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© Mélanie Falord, Tarek Msadek, Jean-Marc Panaud
Staphylococcus aureus "golden staph" in scanning electron microscopy.
Publication : The ISME journal

Division of labour and terminal differentiation in a novel Bacillus thuringiensis strain

Scientific Fields
Diseases
Organisms
Applications
Technique

Published in The ISME journal - 01 Aug 2014

Deng C, Slamti L, Raymond B, Liu G, Lemy C, Gominet M, Yang J, Wang H, Peng Q, Zhang J, Lereclus D, Song F

Link to Pubmed [PMID] – 25083932

ISME J 2015 Feb;9(2):286-96

A major challenge in bacterial developmental biology has been to understand the mechanisms underlying cell fate decisions. Some differentiated cell types display cooperative behaviour. Cooperation is one of the greatest mysteries of evolutionary biology and microbes have been considered as an excellent system for experimentally testing evolution theories. Bacillus thuringiensis (Bt) is a spore-forming bacterium, which is genetically closely related to B. anthracis, the agent of anthrax, and to B. cereus, an opportunistic human pathogen. The defining feature that distinguishes Bt from its relatives is its ability to produce crystal inclusions in the sporulating cells. These toxins are solubilized after ingestion and are cooperative public goods in insect hosts. In this study, we describe a Bt strain LM1212 that presents the unique ability to terminally differentiate into crystal producers and spore formers. Transcriptional analysis based on lacZ and gfp reporter genes suggested that this phenotype is the consequence of a new type of cell differentiation associated with a novel regulation mode of cry gene expression. The differentiating crystal-producer phenotype has higher spore productivity than a typical Bt strain and is better able to compete with Cry toxin null ‘cheaters’. Potentially, this division of labour provides additional fitness benefits in terms of spore viability or durability of Cry toxin.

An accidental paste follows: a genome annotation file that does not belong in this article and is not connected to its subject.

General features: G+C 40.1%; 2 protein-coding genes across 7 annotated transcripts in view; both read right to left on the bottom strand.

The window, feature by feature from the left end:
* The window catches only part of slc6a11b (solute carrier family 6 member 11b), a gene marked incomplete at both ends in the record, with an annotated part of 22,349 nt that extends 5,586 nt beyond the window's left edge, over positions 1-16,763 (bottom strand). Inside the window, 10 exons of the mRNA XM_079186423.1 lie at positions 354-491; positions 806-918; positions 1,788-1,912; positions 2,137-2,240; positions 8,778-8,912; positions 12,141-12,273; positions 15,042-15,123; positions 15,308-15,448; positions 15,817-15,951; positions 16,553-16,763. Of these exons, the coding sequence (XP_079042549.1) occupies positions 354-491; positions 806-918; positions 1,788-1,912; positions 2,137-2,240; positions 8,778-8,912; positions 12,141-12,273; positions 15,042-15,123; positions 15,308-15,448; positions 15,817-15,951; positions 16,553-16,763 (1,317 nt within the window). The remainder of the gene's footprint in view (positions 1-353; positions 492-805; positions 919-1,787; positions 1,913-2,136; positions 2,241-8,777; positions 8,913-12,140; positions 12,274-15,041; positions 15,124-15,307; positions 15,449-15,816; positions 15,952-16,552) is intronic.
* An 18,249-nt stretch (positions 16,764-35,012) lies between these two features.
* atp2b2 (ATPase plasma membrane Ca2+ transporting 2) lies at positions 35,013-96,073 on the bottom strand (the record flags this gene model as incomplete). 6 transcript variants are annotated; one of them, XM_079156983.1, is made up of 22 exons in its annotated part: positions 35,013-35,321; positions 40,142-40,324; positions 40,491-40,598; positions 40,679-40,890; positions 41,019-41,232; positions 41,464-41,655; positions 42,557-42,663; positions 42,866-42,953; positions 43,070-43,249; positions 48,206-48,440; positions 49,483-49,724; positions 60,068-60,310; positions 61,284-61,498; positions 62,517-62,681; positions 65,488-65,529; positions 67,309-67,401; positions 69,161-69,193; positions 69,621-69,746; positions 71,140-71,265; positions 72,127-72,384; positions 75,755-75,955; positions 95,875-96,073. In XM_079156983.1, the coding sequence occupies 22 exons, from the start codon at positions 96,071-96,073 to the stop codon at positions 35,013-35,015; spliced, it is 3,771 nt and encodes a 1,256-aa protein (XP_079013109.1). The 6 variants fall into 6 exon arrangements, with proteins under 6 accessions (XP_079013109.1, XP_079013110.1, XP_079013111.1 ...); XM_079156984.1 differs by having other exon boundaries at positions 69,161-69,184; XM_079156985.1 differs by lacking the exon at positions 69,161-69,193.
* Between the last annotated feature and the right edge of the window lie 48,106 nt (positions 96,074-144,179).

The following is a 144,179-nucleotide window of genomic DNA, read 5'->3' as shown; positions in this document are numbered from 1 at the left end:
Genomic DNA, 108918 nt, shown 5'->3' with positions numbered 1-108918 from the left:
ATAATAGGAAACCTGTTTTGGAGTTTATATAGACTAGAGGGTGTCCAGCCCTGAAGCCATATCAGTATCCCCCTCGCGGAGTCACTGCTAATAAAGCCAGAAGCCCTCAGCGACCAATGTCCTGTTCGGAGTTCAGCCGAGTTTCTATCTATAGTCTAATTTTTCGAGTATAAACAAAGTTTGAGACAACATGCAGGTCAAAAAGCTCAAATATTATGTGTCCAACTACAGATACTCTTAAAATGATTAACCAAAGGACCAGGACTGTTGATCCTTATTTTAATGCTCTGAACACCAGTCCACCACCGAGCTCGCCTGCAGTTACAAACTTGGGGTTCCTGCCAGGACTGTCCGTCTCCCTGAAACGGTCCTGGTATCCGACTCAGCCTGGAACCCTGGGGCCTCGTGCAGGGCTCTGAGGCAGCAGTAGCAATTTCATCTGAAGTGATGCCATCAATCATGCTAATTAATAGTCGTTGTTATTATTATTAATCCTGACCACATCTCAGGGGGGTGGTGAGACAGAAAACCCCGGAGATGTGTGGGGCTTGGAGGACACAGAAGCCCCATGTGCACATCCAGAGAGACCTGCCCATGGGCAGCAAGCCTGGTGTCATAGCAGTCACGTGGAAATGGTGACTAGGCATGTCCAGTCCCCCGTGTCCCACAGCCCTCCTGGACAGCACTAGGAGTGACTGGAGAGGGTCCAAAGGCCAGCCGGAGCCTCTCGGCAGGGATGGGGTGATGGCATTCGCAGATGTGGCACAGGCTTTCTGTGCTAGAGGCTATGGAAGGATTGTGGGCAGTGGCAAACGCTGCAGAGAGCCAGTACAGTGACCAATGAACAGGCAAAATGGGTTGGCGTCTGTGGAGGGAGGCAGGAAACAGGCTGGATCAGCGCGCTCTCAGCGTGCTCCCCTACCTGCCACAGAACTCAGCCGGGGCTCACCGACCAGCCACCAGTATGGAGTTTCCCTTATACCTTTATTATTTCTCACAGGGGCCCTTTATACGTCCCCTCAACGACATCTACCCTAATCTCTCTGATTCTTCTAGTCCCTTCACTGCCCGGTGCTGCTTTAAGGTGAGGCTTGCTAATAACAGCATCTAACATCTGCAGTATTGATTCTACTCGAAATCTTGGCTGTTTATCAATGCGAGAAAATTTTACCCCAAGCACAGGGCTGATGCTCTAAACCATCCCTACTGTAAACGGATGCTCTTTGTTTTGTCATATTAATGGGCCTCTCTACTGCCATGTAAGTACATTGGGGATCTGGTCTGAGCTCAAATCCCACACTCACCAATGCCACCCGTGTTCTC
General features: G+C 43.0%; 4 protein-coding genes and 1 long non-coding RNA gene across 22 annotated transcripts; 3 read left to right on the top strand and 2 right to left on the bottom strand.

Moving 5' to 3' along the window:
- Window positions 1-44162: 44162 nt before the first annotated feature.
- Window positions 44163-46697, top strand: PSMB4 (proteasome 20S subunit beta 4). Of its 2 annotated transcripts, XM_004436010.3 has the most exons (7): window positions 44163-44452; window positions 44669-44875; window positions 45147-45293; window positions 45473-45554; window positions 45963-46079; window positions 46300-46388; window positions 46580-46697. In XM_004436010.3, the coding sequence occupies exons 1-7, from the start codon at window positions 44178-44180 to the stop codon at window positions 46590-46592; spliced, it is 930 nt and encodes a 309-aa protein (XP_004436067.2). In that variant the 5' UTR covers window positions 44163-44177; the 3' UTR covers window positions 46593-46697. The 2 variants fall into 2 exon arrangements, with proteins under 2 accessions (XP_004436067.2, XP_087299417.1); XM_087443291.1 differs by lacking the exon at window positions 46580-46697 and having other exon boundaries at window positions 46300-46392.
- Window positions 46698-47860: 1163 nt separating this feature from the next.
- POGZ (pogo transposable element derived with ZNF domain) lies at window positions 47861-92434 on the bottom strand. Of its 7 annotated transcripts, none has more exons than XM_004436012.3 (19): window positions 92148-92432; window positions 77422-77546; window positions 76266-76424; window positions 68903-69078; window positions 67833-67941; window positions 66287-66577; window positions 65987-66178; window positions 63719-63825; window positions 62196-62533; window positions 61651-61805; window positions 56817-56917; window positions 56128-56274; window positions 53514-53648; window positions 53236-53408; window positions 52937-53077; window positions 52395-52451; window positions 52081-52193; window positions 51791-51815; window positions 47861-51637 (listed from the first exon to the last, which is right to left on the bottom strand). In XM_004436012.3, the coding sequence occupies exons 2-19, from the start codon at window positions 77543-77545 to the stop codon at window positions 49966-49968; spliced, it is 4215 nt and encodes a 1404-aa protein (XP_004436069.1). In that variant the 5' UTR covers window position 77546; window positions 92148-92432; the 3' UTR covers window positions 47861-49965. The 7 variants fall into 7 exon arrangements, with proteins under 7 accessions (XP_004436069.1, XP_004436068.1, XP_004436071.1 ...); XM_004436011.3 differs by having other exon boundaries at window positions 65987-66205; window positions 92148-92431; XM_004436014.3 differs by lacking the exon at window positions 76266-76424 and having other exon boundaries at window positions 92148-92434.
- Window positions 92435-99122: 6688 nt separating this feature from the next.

http://www.ncbi.nlm.nih.gov/pubmed/25083932